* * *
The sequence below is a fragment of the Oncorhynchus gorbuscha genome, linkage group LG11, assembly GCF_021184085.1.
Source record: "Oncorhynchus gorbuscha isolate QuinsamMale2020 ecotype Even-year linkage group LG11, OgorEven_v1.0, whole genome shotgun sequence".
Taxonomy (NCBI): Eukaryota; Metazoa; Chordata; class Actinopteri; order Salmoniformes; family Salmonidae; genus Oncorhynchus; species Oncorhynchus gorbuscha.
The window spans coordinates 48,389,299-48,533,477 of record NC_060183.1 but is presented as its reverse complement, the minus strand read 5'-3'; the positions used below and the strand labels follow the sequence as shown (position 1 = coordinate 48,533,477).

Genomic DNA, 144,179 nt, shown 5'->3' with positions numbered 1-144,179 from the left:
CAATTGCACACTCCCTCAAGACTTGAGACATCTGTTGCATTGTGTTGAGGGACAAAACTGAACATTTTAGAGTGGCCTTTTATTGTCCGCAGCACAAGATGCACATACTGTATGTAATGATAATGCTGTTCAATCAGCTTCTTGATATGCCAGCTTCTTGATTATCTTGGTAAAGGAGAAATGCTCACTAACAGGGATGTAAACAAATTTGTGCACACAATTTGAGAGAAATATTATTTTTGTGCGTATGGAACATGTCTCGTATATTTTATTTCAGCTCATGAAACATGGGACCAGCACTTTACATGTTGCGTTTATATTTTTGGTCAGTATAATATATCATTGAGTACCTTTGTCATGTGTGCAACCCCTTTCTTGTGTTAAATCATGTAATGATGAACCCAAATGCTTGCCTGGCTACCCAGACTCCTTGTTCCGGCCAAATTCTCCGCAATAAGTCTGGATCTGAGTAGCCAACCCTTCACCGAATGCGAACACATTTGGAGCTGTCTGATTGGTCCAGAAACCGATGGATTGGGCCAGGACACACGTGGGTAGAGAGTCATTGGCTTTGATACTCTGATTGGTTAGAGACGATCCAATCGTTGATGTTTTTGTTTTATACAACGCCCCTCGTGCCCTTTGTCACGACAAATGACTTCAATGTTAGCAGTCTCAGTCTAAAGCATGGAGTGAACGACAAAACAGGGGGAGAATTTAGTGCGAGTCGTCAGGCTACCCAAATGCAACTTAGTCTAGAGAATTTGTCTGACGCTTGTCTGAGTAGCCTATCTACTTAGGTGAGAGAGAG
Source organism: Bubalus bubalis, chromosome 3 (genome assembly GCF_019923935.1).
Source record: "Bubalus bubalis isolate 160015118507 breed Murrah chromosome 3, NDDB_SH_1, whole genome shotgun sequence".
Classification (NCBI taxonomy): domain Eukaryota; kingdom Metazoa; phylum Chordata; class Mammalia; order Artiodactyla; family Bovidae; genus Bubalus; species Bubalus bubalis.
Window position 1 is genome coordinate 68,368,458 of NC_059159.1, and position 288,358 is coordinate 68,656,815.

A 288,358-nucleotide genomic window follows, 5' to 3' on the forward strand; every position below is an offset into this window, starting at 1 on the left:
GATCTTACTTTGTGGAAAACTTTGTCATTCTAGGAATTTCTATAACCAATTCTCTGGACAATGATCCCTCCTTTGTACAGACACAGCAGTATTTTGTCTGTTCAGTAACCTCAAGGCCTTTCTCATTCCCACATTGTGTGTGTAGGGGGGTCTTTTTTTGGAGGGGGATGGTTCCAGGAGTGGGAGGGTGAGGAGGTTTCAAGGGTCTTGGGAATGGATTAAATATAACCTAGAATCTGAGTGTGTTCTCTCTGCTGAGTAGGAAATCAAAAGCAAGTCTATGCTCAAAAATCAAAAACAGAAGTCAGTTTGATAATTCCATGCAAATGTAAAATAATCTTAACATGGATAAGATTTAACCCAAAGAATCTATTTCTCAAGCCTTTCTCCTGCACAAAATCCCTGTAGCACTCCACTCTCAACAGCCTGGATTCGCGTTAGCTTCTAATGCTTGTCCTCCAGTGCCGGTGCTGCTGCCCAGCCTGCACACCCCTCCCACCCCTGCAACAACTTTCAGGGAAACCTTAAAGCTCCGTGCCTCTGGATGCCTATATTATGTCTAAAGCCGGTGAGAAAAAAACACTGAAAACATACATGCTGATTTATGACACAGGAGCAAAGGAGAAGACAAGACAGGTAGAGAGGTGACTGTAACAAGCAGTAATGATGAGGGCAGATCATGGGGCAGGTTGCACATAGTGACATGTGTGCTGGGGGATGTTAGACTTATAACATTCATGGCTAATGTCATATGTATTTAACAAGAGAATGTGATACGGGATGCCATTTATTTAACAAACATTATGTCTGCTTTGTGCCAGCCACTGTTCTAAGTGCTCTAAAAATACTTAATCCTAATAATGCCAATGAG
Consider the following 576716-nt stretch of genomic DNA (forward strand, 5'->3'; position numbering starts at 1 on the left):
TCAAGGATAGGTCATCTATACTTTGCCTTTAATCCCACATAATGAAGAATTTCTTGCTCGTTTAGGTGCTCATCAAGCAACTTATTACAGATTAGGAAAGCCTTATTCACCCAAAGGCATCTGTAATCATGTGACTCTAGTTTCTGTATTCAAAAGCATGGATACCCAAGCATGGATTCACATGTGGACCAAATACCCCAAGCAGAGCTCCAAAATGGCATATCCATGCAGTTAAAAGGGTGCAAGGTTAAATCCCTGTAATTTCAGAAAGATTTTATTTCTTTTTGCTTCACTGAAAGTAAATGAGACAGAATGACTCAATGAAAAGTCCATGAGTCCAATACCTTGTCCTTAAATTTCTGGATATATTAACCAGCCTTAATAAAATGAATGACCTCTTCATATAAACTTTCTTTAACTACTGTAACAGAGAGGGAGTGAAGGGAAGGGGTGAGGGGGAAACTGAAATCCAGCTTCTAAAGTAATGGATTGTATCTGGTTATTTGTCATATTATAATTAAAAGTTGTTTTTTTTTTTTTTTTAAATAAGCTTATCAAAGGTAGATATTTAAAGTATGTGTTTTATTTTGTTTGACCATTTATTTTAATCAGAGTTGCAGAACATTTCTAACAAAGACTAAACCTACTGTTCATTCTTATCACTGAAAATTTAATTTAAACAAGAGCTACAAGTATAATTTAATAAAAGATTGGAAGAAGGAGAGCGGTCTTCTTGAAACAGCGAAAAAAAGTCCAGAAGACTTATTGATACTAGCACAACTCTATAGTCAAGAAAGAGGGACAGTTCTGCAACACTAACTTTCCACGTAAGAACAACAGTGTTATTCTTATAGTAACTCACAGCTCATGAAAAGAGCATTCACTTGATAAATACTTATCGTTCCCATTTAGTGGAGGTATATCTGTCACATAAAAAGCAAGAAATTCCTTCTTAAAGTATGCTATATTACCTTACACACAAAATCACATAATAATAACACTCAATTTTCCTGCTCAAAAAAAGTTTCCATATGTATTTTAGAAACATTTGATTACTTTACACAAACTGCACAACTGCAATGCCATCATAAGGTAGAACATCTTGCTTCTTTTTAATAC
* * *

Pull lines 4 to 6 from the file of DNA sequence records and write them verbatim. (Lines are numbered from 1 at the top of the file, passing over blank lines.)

The window spans coordinates 48,389,299-48,533,477 of record NC_060183.1 but is presented as its reverse complement, the minus strand read 5'-3'; the positions used below and the strand labels follow the sequence as shown (position 1 = coordinate 48,533,477).

Genomic DNA, 144,179 nt, shown 5'->3' with positions numbered 1-144,179 from the left:
CAATTGCACACTCCCTCAAGACTTGAGACATCTGTTGCATTGTGTTGAGGGACAAAACTGAACATTTTAGAGTGGCCTTTTATTGTCCGCAGCACAAGATGCACATACTGTATGTAATGATAATGCTGTTCAATCAGCTTCTTGATATGCCAGCTTCTTGATTATCTTGGTAAAGGAGAAATGCTCACTAACAGGGATGTAAACAAATTTGTGCACACAATTTGAGAGAAATATTATTTTTGTGCGTATGGAACATGTCTCGTATATTTTATTTCAGCTCATGAAACATGGGACCAGCACTTTACATGTTGCGTTTATATTTTTGGTCAGTATAATATATCATTGAGTACCTTTGTCATGTGTGCAACCCCTTTCTTGTGTTAAATCATGTAATGATGAACCCAAATGCTTGCCTGGCTACCCAGACTCCTTGTTCCGGCCAAATTCTCCGCAATAAGTCTGGATCTGAGTAGCCAACCCTTCACCGAATGCGAACACATTTGGAGCTGTCTGATTGGTCCAGAAACCGATGGATTGGGCCAGGACACACGTGGGTAGAGAGTCATTGGCTTTGATACTCTGATTGGTTAGAGACGATCCAATCGTTGATGTTTTTGTTTTATACAACGCCCCTCGTGCCCTTTGTCACGACAAATGACTTCAATGTTAGCAGTCTCAGTCTAAAGCATGGAGTGAACGACAAAACAGGGGGAGAATTTAGTGCGAGTCGTCAGGCTACCCAAATGCAACTTAGTCTAGAGAATTTGTCTGACGCTTGTCTGAGTAGCCTATCTACTTAGGTGAGAGAGAG